“The… idea, then, is that every technology has a philosophy which is given expression in how the technology makes people use their minds, in what it makes us do with our bodies, in how it codifies the world, in which of our senses it amplifies, in which of our emotional and intellectual tendencies it disregards.” – Neil Postman
I think maybe it started with John Wayne.
That icon of of Real America® appeared in beer commercials for Coors – even though he’d been dead about fifteen years. I won’t spoil your day by embedding one of these atrocities, but I’ll provide a link so you can enjoy the work of whatever weasels the Real American Beer Company® hired who foisted upon the American public this ad for their reconstituted dog urine.
Resurrecting the Silent Generation’s favorite cowboy wasn’t enough for our consumer culture, though. Ford Motor Company, looking to begin selling Real American Cars® again since they’d ceded that task to smarter, more forward thinking car makers from our Old Mortal Enemy®, Japan, decided to add some cool to their
piece of junk – I mean innovative new car design by resurrecting a Baby Boomer icon (a guy so cool he got a name check in a Rolling Stones song), Steve McQueen. McQueen had been dead seventeen years.
And so we entered the era of the Undead cultural icon as marketing tool. Technology was harnessed to make us want to drink shitty beer because Hondo supposedly does or drive a shitty car because Frank Bullitt supposedly does.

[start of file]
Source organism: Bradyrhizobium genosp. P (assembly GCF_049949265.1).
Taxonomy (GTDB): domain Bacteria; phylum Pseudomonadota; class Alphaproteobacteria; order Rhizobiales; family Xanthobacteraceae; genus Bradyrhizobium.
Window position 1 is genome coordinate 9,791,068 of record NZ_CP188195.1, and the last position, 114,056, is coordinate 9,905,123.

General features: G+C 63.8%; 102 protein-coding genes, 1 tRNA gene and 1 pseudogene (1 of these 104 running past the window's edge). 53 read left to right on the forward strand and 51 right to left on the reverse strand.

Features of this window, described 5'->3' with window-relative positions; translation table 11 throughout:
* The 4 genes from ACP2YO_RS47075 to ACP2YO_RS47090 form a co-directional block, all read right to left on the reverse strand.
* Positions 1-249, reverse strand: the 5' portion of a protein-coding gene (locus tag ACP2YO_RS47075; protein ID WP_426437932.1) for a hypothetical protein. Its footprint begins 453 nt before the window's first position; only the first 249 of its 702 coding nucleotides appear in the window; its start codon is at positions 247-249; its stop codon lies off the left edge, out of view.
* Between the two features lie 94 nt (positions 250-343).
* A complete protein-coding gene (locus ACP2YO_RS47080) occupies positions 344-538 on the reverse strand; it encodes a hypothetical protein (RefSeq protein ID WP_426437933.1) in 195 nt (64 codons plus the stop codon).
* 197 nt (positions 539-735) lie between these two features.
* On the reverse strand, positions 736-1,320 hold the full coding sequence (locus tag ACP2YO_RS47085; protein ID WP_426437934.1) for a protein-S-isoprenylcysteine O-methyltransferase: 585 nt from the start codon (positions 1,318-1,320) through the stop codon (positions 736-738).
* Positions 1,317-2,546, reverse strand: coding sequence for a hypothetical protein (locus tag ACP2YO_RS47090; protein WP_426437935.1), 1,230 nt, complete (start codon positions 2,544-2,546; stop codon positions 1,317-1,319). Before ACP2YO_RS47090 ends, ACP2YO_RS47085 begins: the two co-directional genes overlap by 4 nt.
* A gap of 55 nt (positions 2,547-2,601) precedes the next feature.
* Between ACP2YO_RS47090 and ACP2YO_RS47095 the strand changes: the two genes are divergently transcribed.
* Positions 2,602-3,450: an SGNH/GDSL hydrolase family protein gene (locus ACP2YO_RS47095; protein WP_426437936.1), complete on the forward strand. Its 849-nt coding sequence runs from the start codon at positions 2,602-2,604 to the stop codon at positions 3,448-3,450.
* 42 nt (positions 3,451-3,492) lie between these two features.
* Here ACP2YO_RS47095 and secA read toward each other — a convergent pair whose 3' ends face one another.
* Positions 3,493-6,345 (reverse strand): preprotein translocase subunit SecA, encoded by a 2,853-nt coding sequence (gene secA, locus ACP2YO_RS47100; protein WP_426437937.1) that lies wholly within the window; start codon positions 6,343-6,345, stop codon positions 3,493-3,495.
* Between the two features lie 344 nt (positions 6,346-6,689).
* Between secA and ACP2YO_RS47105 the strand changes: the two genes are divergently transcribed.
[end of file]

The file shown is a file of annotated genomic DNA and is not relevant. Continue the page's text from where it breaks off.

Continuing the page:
Now, of course, we have much more advanced technologies than those used to interpolate John Wayne and Steve McQueen into commercials. There’s been much chatter concerning the ethical questions raised by the the more advanced interpolations of recently dead Carrie Fisher (in her original young Princess Leia persona from the original 1977 Star Wars film, not her recent cameo as the mature Princess in the forthcoming film) and the long dead Peter Cushing who died in 1979, a couple of years after he appeared in the first Star Wars (now known as Episode IV).
The question here is a surprisingly complex one that seems on the surface to be straightforward: does an artist, whether a performing artist like Cushing (or now, alas, Carrie Fisher) or a creative artist like, say, John Lennon, or, to wander further afield chronologically, Jane Austen, own the rights to his or her work after death? And to what extent can an artist’s original work be appropriated by other artists for their work?
I mention Jane Austen specifically above because I am currently reading Seth Grahame-Smith’s Pride and Prejudice and Zombies which I received as a Christmas gift. The novel begins with Grahame-Smith’s rewrite of one of the most famous opening sentences in all of literature:
It is a truth universally acknowledged that a zombie in possession of brains must be in want of more brains.
Pride and Prejudice is one of the most loved (or perhaps hated by students assigned to read it) books in the canon. Its lovers include intellectuals and scholars as well as romance novel lovers (including those fans once disdainfully referred to as “Janeites.” readers whose intellectual grasp of Austen’s aims in the novel are “girl meets boy/girl loses boy/girl gets boy back”).